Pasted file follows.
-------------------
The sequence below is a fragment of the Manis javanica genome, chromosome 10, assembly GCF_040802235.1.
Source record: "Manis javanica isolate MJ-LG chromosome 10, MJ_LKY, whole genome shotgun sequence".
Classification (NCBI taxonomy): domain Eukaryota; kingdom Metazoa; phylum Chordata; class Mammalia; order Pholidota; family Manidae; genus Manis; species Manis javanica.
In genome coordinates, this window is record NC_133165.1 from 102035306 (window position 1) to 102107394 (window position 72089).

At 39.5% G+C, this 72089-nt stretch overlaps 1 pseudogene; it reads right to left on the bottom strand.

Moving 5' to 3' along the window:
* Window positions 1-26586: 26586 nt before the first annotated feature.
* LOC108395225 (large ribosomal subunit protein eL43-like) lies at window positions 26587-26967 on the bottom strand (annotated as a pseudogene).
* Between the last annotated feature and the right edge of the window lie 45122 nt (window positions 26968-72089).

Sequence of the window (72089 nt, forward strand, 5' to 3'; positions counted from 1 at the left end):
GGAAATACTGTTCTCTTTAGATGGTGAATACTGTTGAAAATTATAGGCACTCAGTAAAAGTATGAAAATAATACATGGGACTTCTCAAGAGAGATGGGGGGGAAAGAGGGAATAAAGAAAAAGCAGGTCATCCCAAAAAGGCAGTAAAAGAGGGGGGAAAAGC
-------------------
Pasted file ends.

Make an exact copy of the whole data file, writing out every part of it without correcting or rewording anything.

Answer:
The sequence below is a fragment of the Manis javanica genome, chromosome 10, assembly GCF_040802235.1.
Source record: "Manis javanica isolate MJ-LG chromosome 10, MJ_LKY, whole genome shotgun sequence".
Classification (NCBI taxonomy): domain Eukaryota; kingdom Metazoa; phylum Chordata; class Mammalia; order Pholidota; family Manidae; genus Manis; species Manis javanica.
In genome coordinates, this window is record NC_133165.1 from 102035306 (window position 1) to 102107394 (window position 72089).

At 39.5% G+C, this 72089-nt stretch overlaps 1 pseudogene; it reads right to left on the bottom strand.

Moving 5' to 3' along the window:
* Window positions 1-26586: 26586 nt before the first annotated feature.
* LOC108395225 (large ribosomal subunit protein eL43-like) lies at window positions 26587-26967 on the bottom strand (annotated as a pseudogene).
* Between the last annotated feature and the right edge of the window lie 45122 nt (window positions 26968-72089).

Sequence of the window (72089 nt, forward strand, 5' to 3'; positions counted from 1 at the left end):
GGAAATACTGTTCTCTTTAGATGGTGAATACTGTTGAAAATTATAGGCACTCAGTAAAAGTATGAAAATAATACATGGGACTTCTCAAGAGAGATGGGGGGGAAAGAGGGAATAAAGAAAAAGCAGGTCATCCCAAAAAGGCAGTAAAAGAGGGGGGAAAAGC